This week’s letter

Why not compare back office pay?

I was very interested – but not surprised – to read the article on the
gender pay gap in HR in last week’s issue (News, 7 January).

I would like to see a comparison between the salaries in HR and other back
office functions. I bet it would make an equally frustrating read.

Ruth Wood
Assistant personnel officer, London

EAPs are benefits for the employer

I agree with much that Simon Kent has to say in his article ‘How to manage
stress’ (Careerwise, 10 December), but he clearly doesn’t understand the role
and function of an employee assistance programme (EAP).

An EAP is not an employee benefit. It is a service that provides
counselling, information and advice that can help staff cope with pressures
that they cannot change.

This will benefit the employee by reducing their tensions and help them to
avoid a wide variety of stress-related illnesses.

For the employer, an EAP can provide a way of reducing absence and improving

In the report Counselling in the Workplace: The Facts, published by BACP,
the medical director of Chevron Europe claims that "for every £1 spent
through EAPs with workplace counselling, £6 to £10 was being saved for our

EAPs are an employer benefit that also benefits the employee – a perfect
example of a win-win situation.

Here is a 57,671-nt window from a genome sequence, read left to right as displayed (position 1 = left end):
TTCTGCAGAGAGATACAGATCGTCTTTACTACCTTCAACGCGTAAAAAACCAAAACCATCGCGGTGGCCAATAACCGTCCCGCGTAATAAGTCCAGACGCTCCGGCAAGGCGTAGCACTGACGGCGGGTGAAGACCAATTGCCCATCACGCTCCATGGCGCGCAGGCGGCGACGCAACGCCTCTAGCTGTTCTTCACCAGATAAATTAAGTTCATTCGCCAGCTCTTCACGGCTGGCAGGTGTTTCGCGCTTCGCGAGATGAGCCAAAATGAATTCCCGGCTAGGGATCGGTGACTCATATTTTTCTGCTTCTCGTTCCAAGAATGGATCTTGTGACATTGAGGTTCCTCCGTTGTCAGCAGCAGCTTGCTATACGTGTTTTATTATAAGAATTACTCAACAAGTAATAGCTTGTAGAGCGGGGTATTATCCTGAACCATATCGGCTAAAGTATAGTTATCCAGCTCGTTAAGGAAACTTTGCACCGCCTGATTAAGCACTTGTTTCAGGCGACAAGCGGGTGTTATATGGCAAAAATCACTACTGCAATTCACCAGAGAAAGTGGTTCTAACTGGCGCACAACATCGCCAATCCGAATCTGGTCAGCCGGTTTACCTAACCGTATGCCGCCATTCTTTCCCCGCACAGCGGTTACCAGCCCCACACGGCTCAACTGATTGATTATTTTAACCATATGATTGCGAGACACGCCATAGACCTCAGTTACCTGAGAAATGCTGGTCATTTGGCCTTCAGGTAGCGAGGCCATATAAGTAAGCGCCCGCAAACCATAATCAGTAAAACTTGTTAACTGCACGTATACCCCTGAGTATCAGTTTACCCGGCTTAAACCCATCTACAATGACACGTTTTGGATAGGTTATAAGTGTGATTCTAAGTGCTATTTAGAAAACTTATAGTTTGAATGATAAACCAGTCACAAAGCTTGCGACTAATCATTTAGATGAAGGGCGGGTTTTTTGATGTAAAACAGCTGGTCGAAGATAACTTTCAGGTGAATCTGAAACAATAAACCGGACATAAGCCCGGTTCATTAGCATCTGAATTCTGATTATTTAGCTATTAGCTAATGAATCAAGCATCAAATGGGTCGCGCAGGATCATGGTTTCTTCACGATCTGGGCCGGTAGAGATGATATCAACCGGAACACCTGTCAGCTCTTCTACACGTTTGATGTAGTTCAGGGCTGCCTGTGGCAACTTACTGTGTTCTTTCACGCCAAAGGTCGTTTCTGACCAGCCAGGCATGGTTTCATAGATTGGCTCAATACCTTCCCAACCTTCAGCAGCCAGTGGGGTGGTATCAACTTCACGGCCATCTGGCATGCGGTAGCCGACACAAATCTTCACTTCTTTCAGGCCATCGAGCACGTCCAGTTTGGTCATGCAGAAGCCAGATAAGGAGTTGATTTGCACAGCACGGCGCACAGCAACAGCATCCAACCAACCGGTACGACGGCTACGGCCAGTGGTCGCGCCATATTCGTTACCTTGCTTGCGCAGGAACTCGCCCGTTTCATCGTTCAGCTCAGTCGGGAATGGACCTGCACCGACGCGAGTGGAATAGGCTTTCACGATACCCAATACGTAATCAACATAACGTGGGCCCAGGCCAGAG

Ron Scott
Director – strategy and planning

Doctors should pay for false sick notes

Recent reports in the national press suggest that a growing band of doctors
are prepared to help healthy employees take time off work by writing out false
sick notes in return for paid consultations.

Four out of 10 doctors approached by an undercover reporter from The Sunday
Times certified that he was unfit for work even though he made it clear he was
not ill.

More than 33 million sick days were lost through sickness last year,
compared with 18 million in 1995. Surely, it must be time for employers to seek
recompense through the courts from doctors falsely aiding staff to defraud
their organisation.

Colin Rodden
The Mosaic Initiative

Headaches are no laughing matter

Having read through the interesting A-Z of the unions, and enjoyed the
content, I was dismayed to read the danger ratings (Features, 7 January).

I understand that you wanted to convey a little humour in the article about
the level of employer headache each union is creating, but I was disappointed
by your categorisation of a cluster headache.

To say that a cluster headache is only slightly worse than a tension
headache and behind migraine is insensitive – as a sufferer, I know that it is
much worse.

It would be interesting to consider how long employees take off work for
severe headaches and what can be done about it in terms of equal opportunities
and the sickness benefit structure. There are many people who are not able to
hold down jobs due to their illness.

It would raise awareness of the different forms of headache that keep people
out of work for huge numbers of man-days per year.

Charlie Cavendish
via e-mail

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